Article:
There is nothing like this anywhere, in any media or on the Web. Prehistoric Texas will be a first for the state and the country, and a premiere model for cultural heritage education.
Why is Prehistoric Texas needed?
Most of what archeologists have learned about Texas prehistory remains unknown to the public. As a direct consequence, the textbooks used by most public schools in Texas contain only superficial and brief mention of most of Texas' long cultural heritage. Ask most 4th or 7th grade teachers (or most Texans) to summarize (in broad stroke) what happened in the prehistoric past right here in Texas and you'll have all the proof you need that our educational efforts to date haven't been very effective. Yet our public schoolteachers are required to teach this subject every year, and the students are yearning to learn more. So are landowners and any Texan interested in the history of the land and its peoples.
Twenty-first-century Texans cannot appreciate the lives and contributions of the ancient peoples who have walked the same ground we do today without understanding the basic facts about their world and the many related subjects and contexts that give human life meaninggeography, natural resources, climate, culture history and so on. Words, images, maps, and more, woven together to distill what we know about our state's prehistoric past.
Today there is no single, comprehensive source of knowledge about Texas' cultural heritage on the web or anywhere. The subject is too vast and too complicated for any book or video. That is why this website, Texas Beyond History, was createdto take the first big step toward making this information readily accessible to citizens, students and teachers. Texas teachers need accurate and enriched resources to teach about geography, ecology, and Native American cultures, all interrelated topics, and they need authoritative yet captivating websites to which they can send their students to learn on their own "without even realizing it," as one teacher put it.
The Prehistoric Texas project will give diverse viewers the basic facts and background to be able to understand the broad outlines of Texas' human history, to have a deeper understanding of their own local region, and to compare it with others across the state.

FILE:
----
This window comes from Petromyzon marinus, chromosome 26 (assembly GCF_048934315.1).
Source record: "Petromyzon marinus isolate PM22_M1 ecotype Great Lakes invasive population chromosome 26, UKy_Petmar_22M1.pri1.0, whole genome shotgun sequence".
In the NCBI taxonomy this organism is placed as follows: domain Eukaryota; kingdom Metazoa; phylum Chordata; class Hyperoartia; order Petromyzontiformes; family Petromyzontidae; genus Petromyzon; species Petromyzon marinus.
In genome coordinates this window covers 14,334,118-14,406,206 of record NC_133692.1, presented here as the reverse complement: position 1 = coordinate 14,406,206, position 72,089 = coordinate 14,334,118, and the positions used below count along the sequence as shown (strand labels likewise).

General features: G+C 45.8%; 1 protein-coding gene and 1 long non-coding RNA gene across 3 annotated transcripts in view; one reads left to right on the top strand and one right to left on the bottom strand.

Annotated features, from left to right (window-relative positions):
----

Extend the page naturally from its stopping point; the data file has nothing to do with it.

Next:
How will the project be accomplished?
Prehistoric Texas is a five-year project that is being developed region-by-region, as funding and collaborations allow. The first regional exhibit set, the Plateaus and Canyonlands of central and southwestern Texas, went online August 1, 2005, followed by the second, the South Texas Plains, on September 19, 2006, and the third, the Trans-Pecos Mountains and Basins, on January 23, 2008.
In 2008, we are focusing on the Coastal Prairies and Marshlands region . Using TBH's established methods of content development and web production, the small Texas Beyond History staff is working with teams of scholars to distill the content for each region. Most of the collaborators are regional experts and topical specialists who are generously donating their time and expertise to the effort. Many of these individuals will also contribute photographs and illustrations of their work, which will be supplemented by new artwork and graphics. Each regional exhibit takes about 15 months from start to finished product.
What will it cost and how will it be funded?
The direct costs are estimated to be approximately $200,000 per year for full funding for Prehistoric Texas. Each region will require roughly $175,000. The money is being raised through donations from private foundations, individuals, and government agencies. The National Endowment for the Humanities (NEH) awarded TARL a multi-year, $170,000 grant for Prehistoric Texas. The Texas Preservation Trust Fund (Texas Historical Commission) has awarded grants totalling $105,000 toward the first four regions. The Cynthia and George Mitchell Foundation has contributed $30,000. The Summerfield G. Roberts Foundation and the Clements Foundation have each provided a $10,000 grant toward the project. The Summerlee Foundation has contributed $12,500 toward the third and fourth regional exhibit sets. The Additional support has come from XTO Energy, TBH partners, and individual contributors. Efforts are underway to raise additional funds for each region.